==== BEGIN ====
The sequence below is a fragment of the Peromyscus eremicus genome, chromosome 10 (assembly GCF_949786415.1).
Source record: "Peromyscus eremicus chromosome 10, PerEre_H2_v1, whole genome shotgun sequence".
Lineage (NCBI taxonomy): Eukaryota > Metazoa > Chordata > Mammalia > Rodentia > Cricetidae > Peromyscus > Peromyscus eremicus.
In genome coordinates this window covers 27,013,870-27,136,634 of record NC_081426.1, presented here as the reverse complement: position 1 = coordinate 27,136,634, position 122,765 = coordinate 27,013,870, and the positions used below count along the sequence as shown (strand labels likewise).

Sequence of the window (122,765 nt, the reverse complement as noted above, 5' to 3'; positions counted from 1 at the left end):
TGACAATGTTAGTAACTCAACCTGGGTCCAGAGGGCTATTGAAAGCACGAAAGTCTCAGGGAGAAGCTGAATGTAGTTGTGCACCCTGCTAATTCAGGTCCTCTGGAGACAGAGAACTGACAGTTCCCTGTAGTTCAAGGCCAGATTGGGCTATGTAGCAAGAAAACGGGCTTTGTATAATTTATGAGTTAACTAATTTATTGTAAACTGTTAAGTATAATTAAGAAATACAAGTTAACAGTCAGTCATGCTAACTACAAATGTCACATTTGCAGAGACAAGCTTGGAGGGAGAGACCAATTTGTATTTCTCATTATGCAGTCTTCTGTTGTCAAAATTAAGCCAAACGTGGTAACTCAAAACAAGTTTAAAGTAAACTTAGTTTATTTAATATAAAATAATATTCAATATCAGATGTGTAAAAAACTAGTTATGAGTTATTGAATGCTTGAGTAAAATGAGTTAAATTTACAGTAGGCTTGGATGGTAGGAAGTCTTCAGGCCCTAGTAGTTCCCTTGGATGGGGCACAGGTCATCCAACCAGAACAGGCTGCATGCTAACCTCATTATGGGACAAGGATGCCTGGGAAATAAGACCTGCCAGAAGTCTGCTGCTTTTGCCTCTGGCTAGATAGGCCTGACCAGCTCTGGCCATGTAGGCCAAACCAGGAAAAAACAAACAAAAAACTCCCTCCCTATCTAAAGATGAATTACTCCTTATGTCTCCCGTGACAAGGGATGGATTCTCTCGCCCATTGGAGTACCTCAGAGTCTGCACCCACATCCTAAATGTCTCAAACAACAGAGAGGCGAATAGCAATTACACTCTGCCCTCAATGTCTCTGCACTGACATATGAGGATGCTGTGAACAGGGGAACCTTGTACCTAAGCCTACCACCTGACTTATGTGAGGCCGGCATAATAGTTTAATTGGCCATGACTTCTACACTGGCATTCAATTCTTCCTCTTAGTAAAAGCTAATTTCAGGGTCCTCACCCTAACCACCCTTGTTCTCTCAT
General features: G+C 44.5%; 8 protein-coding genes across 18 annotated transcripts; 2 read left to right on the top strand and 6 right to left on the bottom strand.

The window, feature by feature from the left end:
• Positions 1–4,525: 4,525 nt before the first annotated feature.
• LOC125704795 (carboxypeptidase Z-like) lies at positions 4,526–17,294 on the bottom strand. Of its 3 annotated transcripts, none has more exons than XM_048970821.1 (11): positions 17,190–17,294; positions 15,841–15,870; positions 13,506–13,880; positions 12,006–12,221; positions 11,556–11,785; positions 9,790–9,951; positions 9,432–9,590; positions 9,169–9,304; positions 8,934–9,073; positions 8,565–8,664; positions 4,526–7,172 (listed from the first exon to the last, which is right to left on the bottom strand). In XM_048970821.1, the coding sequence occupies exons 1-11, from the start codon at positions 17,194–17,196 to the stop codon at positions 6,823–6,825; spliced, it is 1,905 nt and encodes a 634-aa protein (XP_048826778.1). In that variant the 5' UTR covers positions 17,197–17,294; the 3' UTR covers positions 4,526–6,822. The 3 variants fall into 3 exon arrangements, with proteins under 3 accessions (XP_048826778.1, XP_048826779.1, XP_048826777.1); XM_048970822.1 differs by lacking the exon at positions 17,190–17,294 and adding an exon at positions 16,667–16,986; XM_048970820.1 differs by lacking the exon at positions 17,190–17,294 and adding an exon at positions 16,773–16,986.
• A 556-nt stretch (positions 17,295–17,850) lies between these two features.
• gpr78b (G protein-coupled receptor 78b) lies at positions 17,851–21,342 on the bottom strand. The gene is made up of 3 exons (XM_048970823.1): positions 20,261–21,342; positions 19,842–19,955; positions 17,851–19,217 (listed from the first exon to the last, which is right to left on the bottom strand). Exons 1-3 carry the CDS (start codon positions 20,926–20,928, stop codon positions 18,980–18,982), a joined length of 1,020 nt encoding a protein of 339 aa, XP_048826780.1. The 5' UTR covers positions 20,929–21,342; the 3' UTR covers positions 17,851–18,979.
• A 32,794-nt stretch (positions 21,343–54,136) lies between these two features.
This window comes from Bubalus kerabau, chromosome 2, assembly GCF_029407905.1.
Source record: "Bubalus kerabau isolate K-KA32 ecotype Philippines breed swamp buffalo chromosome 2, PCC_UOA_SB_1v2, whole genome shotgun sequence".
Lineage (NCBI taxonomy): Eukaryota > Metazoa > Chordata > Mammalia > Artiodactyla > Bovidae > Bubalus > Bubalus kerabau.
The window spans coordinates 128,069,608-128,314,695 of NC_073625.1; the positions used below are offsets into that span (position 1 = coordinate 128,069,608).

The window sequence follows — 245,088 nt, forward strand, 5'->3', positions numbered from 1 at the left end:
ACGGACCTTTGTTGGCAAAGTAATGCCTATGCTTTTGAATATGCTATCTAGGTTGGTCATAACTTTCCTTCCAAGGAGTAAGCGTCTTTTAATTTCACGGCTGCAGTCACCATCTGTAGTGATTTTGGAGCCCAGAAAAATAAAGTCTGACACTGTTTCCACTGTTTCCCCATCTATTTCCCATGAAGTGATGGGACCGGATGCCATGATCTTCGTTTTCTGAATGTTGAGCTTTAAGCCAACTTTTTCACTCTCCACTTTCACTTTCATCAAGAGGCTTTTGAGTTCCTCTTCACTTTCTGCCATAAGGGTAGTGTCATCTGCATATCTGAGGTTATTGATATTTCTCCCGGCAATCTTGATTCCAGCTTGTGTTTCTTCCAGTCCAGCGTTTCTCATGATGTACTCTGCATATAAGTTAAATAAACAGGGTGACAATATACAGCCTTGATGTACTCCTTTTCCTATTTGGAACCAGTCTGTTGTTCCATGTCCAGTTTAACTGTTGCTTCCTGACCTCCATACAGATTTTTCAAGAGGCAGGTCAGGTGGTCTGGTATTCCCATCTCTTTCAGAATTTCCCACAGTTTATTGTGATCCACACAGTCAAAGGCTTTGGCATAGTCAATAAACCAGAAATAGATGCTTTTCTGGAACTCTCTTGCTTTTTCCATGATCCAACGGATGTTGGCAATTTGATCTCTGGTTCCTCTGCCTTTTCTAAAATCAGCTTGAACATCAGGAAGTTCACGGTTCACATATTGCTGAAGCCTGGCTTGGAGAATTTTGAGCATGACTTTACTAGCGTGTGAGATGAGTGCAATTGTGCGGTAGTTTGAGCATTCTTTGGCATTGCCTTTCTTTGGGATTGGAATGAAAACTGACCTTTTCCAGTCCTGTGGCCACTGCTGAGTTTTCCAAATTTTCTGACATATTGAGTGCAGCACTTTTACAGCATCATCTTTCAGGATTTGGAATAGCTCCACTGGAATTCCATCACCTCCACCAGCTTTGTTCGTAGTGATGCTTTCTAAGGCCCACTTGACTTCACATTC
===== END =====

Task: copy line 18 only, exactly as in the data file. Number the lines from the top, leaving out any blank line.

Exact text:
The window sequence follows — 245,088 nt, forward strand, 5'->3', positions numbered from 1 at the left end: